Last night, I was listening to a podcast interview between ESPN.com’s Bill Simmons and Chuck Klosterman, one of my favorite writers. Simmons is an unabashed homer for all teams Boston. His book “Now I Can Die in Peace” collects all of his writings about the Red Sox from 1997-2004 from his old webpage all the way through his column on ESPN.com, The Sports Guy. Chuck Klosterman is an existential music writer and pop culture critic who’s written books called “Killing Yourself to Live,” “Fargp Rock City, ” and “Sex, Drugs, and Cocoa Puffs.”
For some odd reason, these 2 guys get along great, mainly due to their love of basketball and writing. But whereas Simmons subscribes to the NY/NE/PHI Ultra Fan idea of lifelong devotion to the hometown team, through sickness and in health, till death do you part, Klosterman does not believe in following ANY team. Klosterman explains that during a given game in any sport, he will pick a team to root for, but his allegiance to that team ends once the game is over. Simmons jokingly calls him a “sports athiest.” Klosterman definitely likes individual players, and he even wrote a great chapter in his book “Sex, Drugs, and Cocoa Puffs” on the Lakers/Celtics rivalry of the 80s and how each time symbolized the generational identities clashing at the time. But you won’t see a LeBron jerseys or Yankees bumper stickers in his collection for any reason.
Klosterman’s rationale for having no affiliation to a team is that the team itself gives you nothing. You give them your time, your money, your energy, your emotion, your loyalty. They give you a bunch of guys in matching shirts. It’s a one-sided relationship, and ultimately you are never fully satisfied. Klosterman doesn’t root for a team based on a defensive mechanism to save him from heartbreak and failure–it’s just simple line of logic. You care more about them than they could ever care about you. It’s like being in love with Jim Morrison.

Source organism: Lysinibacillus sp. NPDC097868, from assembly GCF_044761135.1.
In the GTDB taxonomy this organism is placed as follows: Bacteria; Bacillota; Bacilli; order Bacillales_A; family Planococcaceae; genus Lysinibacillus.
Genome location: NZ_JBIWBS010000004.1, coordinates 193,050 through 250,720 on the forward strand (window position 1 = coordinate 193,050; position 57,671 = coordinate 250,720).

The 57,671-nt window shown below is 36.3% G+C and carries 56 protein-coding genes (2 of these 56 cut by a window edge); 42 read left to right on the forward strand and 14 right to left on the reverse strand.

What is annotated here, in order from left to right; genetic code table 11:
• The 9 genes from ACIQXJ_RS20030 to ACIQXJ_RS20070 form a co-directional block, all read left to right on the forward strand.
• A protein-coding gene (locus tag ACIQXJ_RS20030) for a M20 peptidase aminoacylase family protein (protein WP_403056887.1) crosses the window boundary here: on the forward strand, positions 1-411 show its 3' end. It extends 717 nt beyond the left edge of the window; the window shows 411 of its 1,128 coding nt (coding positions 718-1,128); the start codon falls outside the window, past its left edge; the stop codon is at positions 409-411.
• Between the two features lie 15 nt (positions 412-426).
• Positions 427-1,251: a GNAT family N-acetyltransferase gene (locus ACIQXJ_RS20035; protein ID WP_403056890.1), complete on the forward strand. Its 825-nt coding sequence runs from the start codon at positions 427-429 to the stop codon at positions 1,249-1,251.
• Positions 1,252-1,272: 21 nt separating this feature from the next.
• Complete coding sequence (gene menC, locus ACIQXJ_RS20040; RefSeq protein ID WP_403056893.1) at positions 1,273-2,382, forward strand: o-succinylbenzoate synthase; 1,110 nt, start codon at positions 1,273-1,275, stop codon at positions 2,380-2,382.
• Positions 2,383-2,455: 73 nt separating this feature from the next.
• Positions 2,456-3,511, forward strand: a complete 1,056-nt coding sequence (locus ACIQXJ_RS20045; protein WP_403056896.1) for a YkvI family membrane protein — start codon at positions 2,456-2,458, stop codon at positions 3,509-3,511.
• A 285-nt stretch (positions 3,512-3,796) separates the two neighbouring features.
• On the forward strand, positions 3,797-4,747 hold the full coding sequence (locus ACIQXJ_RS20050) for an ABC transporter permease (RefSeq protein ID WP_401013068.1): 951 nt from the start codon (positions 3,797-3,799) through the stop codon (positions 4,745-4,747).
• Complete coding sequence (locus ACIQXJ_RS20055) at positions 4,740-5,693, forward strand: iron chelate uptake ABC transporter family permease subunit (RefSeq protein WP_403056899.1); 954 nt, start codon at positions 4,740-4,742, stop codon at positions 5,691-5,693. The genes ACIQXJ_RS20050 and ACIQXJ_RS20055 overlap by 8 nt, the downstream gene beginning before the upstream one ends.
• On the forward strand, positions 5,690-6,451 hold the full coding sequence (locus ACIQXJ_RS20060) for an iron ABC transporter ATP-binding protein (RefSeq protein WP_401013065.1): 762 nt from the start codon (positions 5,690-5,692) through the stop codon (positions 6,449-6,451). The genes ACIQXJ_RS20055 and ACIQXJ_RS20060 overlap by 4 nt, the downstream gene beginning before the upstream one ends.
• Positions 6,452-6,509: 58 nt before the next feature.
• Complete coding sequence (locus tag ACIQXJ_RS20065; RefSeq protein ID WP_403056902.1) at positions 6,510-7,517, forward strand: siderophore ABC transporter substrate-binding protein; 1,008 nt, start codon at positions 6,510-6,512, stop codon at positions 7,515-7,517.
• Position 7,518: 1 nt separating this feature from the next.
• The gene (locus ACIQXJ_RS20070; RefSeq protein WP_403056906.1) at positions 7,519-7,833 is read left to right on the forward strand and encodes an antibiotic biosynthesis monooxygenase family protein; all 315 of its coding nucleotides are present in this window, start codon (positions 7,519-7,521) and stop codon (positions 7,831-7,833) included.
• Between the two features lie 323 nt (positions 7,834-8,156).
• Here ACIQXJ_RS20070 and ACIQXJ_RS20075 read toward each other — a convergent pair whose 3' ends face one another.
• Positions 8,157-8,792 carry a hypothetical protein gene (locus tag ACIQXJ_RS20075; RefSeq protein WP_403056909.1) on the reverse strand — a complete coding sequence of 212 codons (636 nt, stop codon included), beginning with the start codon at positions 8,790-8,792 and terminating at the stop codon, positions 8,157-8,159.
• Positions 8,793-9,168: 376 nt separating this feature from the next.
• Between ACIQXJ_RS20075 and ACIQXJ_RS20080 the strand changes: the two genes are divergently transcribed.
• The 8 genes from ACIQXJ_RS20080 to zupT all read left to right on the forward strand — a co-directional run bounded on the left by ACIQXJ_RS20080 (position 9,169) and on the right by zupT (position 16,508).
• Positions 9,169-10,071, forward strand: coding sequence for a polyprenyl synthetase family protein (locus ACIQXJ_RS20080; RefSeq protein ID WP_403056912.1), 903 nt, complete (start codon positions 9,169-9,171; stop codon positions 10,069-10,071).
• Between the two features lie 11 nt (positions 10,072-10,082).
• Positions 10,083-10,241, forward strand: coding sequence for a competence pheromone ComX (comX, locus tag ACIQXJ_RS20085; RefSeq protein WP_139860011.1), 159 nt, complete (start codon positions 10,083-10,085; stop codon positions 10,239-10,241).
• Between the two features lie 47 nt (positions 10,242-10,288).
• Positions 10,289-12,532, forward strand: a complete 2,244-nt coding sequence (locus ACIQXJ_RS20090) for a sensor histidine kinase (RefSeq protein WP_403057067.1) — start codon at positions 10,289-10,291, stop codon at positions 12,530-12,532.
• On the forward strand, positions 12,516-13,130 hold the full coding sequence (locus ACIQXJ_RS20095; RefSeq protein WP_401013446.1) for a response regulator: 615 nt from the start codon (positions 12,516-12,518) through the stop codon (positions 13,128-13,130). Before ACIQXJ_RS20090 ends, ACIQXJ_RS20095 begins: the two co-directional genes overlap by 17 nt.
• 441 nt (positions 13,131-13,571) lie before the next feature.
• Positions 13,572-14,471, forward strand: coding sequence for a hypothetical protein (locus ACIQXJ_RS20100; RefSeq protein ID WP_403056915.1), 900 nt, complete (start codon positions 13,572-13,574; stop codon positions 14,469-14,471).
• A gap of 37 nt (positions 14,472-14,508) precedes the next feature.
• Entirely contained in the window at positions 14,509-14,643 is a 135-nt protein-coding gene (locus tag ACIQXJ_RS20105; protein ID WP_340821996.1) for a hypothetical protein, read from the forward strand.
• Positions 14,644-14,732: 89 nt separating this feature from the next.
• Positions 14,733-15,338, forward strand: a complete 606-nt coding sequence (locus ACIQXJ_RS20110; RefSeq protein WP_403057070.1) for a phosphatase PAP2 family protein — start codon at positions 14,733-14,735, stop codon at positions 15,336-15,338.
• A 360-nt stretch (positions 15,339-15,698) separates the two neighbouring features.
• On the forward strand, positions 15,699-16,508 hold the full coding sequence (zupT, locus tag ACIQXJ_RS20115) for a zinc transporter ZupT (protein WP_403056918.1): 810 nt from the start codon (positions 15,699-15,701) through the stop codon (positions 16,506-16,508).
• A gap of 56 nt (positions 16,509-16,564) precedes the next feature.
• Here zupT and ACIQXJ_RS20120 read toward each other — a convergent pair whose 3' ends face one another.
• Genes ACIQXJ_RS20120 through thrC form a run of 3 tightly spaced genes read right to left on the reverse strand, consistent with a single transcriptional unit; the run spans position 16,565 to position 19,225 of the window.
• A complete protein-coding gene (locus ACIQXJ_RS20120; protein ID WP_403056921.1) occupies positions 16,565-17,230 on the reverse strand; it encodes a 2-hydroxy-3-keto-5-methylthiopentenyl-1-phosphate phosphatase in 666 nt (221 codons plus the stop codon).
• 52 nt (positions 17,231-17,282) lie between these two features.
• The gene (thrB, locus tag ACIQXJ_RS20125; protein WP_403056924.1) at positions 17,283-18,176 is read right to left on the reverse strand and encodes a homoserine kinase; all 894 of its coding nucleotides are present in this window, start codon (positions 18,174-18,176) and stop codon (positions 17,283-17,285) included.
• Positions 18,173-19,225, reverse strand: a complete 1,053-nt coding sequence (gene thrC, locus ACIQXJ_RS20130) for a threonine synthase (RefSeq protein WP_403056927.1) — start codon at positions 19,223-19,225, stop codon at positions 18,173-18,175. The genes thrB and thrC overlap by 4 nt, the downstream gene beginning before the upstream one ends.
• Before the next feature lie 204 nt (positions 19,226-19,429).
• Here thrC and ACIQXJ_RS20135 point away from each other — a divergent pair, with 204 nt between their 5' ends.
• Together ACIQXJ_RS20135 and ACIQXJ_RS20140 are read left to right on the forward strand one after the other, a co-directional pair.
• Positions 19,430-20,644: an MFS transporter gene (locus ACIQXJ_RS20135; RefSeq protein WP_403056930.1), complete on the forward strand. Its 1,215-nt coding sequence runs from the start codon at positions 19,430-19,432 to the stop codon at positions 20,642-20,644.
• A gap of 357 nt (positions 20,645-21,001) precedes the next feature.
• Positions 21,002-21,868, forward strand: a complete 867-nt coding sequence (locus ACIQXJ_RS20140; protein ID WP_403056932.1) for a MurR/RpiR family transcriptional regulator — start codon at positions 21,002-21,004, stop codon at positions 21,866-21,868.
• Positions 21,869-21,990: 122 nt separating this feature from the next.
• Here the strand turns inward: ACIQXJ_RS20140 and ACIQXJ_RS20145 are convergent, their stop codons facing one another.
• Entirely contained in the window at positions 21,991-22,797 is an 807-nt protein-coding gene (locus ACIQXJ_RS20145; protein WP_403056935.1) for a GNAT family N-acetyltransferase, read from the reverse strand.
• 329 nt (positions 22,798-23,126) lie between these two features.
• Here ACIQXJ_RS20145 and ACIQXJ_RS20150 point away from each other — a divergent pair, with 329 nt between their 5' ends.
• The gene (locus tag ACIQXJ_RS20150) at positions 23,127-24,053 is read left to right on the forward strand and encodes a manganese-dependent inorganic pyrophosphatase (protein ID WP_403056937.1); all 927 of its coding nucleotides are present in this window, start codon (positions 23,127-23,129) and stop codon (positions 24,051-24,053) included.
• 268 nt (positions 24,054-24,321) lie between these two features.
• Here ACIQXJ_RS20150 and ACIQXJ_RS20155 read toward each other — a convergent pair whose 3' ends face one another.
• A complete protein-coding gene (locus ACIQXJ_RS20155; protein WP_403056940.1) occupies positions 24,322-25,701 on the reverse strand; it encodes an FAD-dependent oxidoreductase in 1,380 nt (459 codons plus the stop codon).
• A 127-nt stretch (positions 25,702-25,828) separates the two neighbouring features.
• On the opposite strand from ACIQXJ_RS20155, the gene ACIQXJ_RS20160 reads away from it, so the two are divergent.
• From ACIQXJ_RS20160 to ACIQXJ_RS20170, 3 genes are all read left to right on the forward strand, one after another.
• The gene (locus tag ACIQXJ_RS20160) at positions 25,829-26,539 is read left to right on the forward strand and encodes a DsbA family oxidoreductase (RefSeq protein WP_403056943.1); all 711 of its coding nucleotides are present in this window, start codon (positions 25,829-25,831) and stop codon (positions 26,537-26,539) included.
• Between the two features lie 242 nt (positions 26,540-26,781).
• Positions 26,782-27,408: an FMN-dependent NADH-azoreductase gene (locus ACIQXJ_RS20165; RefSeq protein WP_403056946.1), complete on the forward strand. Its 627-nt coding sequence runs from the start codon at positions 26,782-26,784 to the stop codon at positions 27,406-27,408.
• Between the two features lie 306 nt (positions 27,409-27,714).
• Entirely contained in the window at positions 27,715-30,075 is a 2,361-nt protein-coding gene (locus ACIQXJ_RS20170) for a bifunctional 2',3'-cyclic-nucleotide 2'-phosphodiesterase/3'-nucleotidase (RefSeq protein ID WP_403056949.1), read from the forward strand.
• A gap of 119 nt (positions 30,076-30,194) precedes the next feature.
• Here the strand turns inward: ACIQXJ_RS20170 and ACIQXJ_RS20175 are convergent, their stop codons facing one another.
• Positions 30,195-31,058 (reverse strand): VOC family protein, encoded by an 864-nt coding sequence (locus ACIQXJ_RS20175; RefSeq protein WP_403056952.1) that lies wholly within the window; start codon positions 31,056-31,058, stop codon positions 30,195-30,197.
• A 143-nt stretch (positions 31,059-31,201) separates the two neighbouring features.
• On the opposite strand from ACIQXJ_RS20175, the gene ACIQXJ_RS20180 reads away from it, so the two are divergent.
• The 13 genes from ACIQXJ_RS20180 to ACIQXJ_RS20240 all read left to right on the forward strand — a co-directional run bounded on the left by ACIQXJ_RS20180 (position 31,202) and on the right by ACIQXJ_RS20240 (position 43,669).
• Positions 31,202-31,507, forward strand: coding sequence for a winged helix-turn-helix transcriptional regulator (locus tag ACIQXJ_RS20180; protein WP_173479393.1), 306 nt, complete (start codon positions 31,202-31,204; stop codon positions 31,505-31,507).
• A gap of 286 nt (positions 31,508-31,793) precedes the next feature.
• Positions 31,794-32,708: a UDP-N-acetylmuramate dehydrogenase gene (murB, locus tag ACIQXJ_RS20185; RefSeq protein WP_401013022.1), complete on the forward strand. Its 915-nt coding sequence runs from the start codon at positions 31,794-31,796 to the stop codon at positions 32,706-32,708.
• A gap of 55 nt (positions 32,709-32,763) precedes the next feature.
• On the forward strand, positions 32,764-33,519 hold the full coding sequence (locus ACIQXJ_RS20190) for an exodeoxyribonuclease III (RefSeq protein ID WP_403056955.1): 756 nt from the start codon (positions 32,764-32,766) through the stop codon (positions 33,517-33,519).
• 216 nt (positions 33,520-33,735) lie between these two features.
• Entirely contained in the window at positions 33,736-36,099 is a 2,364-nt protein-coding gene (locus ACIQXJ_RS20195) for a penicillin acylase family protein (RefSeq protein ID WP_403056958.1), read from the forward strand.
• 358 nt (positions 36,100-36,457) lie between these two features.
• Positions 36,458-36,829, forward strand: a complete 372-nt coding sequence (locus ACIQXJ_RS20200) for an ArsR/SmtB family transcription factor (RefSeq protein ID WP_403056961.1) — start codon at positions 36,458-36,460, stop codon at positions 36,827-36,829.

With that said, Klosterman is a fan of sports. An actual sport couldn’t possibly care about fans–it’s big and varied and run by too many people to worry about the people in Charlotte, NC and their love of ice hockey. His needs are met because at any time he can watch any team and any player at any given time compete in the sport of his interest. I don’t know if any Miami Dolphins fans are crazy about watching the entirety of Lions vs. 49ers at 4pm on Fox in Week 12.
My philosophy on sports fandom falls somewhere in the middle. I like to go to games and cheer. I like to watch highly touted rookies evolved into playmakers or see a 7th round pick come out of nowhere and become sensational. I like watching my hometown team lose to a superior squad while leaving it all on the court. I understand that a singular team could never match the love and passion dished out by its fans, and that most sports franchises are run by lazy millionaires who need a new hobby and can make money simply by putting out a mediocre product in a fairly big market.
Where do you stand on fandom?
Check back next week for the longest blog of my life, On Fandom Part 2, where I discuss my love of the Chicago Bears, the Philadelphia 76ers, and the Los Angeles Dodgers while empty cans of Coors Light are thrown at me down in South Philly.